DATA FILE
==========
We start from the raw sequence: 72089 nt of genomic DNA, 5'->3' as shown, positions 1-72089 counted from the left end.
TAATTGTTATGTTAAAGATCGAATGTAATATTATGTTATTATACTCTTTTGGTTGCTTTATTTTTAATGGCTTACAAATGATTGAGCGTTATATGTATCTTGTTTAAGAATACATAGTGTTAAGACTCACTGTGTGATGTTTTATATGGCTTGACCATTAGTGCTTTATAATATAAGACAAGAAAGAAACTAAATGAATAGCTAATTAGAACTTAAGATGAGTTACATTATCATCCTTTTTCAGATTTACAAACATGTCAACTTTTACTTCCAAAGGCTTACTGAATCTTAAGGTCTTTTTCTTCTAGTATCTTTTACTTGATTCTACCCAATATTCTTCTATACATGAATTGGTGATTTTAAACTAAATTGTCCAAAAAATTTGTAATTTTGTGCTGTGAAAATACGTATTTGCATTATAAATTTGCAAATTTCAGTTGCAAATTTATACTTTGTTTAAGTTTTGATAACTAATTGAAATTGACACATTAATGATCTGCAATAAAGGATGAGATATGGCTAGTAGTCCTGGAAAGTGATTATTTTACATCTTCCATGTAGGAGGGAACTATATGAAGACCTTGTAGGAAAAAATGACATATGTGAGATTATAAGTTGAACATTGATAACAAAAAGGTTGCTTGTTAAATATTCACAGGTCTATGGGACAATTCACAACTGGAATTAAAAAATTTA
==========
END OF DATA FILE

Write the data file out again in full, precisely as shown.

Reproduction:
We start from the raw sequence: 72089 nt of genomic DNA, 5'->3' as shown, positions 1-72089 counted from the left end.
TAATTGTTATGTTAAAGATCGAATGTAATATTATGTTATTATACTCTTTTGGTTGCTTTATTTTTAATGGCTTACAAATGATTGAGCGTTATATGTATCTTGTTTAAGAATACATAGTGTTAAGACTCACTGTGTGATGTTTTATATGGCTTGACCATTAGTGCTTTATAATATAAGACAAGAAAGAAACTAAATGAATAGCTAATTAGAACTTAAGATGAGTTACATTATCATCCTTTTTCAGATTTACAAACATGTCAACTTTTACTTCCAAAGGCTTACTGAATCTTAAGGTCTTTTTCTTCTAGTATCTTTTACTTGATTCTACCCAATATTCTTCTATACATGAATTGGTGATTTTAAACTAAATTGTCCAAAAAATTTGTAATTTTGTGCTGTGAAAATACGTATTTGCATTATAAATTTGCAAATTTCAGTTGCAAATTTATACTTTGTTTAAGTTTTGATAACTAATTGAAATTGACACATTAATGATCTGCAATAAAGGATGAGATATGGCTAGTAGTCCTGGAAAGTGATTATTTTACATCTTCCATGTAGGAGGGAACTATATGAAGACCTTGTAGGAAAAAATGACATATGTGAGATTATAAGTTGAACATTGATAACAAAAAGGTTGCTTGTTAAATATTCACAGGTCTATGGGACAATTCACAACTGGAATTAAAAAATTTA